Our Location – Reno, Nevada

Reno, NV is about a 2 hour drive from Sacramento, CA, 4 hours from San Francisco, CA, and 8 hours from Las Vegas, NV. If you’re flying in, we’re about 8 minutes away from the Reno-Tahoe International Airport. We’re close enough to California to tie into communications infrastructure without being affected by events such as the 2000-2001 California electricity crisis or the 1996 Western North-America summer blackouts, and we’re safely away from high-risk California earthquakes, making Roller Network the perfect location for a disaster recovery or backup site.

For our local customers, our data center is easily accessible from major roads (McCarran, S. Virginia, US395/I-580, Longley/Double R/Airway) within city limits. We’re across the street from the new Northern Nevada Sierra Medical Center.

The History of Roller Network

Roller Network was founded in 2004 by Seth Mattinen, then a Computer Science student at the University of Nevada, Reno, as a side project away from analyzing algorithms. Our first service was a “free for all” backup mail exchanger. As the number of features grew, a donation was required to access new features. The customer base continued to grow through word of mouth to the point where donations simply weren’t keeping up with demand, so the free model was discontinued in December 2007. Today, Roller Network is home to thousands of mail and DNS domains with a focus on leaving as much control as possible in the hands of the customer.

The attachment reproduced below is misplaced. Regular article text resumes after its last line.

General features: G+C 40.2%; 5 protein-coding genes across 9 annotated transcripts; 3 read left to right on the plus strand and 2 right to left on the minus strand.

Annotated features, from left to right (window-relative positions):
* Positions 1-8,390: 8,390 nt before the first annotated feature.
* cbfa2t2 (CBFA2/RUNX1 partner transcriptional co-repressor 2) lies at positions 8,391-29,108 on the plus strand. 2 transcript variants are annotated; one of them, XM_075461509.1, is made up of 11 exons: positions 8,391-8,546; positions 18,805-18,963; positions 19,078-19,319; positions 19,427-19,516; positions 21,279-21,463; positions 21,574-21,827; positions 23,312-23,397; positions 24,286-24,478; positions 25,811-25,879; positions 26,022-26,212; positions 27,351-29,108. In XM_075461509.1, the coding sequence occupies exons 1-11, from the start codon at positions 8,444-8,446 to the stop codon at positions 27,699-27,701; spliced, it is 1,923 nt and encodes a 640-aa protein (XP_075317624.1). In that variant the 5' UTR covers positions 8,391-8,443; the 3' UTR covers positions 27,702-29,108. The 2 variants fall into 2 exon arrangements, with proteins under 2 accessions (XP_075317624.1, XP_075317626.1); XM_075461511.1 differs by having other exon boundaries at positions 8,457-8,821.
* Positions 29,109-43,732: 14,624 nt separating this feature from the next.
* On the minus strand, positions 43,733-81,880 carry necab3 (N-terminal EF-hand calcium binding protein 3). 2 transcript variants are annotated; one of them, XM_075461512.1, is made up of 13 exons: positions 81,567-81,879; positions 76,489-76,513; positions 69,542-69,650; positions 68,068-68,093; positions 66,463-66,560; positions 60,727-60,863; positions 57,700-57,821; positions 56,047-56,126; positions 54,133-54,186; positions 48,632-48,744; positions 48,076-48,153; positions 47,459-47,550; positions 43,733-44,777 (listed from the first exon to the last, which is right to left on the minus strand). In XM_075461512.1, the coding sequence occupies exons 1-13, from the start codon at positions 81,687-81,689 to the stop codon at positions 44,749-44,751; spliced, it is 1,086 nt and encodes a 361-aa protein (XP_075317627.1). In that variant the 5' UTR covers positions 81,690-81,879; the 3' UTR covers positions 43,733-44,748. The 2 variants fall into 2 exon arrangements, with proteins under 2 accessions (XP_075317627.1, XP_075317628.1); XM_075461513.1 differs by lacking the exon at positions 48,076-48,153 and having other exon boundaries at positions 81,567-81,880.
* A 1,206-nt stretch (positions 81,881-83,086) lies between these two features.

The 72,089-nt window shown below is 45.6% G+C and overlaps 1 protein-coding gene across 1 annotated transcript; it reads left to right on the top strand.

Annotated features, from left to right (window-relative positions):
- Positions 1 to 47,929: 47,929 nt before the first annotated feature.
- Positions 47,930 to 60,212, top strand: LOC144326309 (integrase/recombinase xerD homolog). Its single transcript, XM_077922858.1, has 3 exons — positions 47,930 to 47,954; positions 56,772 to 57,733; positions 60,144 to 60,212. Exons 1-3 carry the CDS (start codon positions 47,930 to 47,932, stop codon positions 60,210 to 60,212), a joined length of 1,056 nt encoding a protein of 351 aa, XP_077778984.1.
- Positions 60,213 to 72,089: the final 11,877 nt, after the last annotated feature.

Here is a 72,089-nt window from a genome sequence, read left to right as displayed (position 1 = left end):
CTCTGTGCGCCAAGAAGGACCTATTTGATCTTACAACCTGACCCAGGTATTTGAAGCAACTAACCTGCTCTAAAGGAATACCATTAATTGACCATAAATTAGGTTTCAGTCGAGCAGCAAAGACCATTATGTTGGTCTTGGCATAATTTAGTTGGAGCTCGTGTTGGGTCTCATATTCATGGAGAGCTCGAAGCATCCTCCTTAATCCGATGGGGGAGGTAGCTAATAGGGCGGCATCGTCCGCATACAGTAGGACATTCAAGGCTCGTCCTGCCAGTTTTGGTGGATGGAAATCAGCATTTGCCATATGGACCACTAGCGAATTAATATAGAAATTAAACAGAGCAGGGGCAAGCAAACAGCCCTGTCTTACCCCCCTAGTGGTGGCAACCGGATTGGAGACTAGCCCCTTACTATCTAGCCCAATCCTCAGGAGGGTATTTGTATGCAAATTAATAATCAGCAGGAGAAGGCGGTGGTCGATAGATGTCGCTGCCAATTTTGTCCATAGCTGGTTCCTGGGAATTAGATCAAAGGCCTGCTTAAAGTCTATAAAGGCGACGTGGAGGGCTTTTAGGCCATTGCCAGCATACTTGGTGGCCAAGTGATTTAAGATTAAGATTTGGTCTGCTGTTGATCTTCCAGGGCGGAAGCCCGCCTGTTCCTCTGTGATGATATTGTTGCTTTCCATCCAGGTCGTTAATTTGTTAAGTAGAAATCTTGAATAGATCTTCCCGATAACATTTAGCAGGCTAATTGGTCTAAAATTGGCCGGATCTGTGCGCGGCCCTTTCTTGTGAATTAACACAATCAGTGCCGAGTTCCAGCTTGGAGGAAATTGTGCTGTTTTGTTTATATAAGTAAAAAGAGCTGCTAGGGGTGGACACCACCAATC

Roller Network was originally created to address the needs of small and medium businesses and technically savvy customers. We are one of few mail service providers to break from the per-domain or per-user pricing scheme and offer single price point mail services. We are also one of the first to offer IPv6 enabled hosted mail services.

In Fall of 2009 we left our longtime home in Sparks, NV and sought to build a facility-centric colocation datacenter in Reno, NV. Since the beginning our mail services were self hosted due to a lack of proper local hosting options, so we elected to create our own facility and eventually opened it up for retail colocation. With our colocation facility, Roller Network was able to offer a range of services that weren’t found in Northern Nevada at the time. Our facility is designed to focus on equipment first and foremost. In 2010, we extended our network through the Truckee Meadows through a handful of microwave sites. From those sites we offered Metro Ethernet and wireless broadband for businesses. In 2020 we started to scale back our basic ISP services to focus on colocation and point-to-point microwave.

Roller Network strives to provide a high level of service in operating our own facility: power distribution, backup generator, site controls, switching, and routing. If something is not quite right, we can fix it. If you have a question, we can answer it. If we need something, we can do it. We diversify our fiber access with multiple physical and logical providers with independent paths. We employ online UPS systems. Our generator is an automatic diesel and gets exercised, on load, twice a month, proving its availability. Our cooling systems are redundant with an environmentally friendly economizer system. If there’s a problem – since no system is perfect – we believe in transparency during the resolution process.

History of IPv6 Support

Roller Network has been IPv6 enabled since August 29, 2005 when we brought up our first IPv6 BGP session with Sprint.

  • 2015-09-24 – ARIN Reaches IPv4 Depletion
  • 2012-09-18 – ARIN Enters Phase Two of their IPv4 Countdown Plan
  • 2012-09-14 – Europe Officially Runs Out of IPv4 Addresses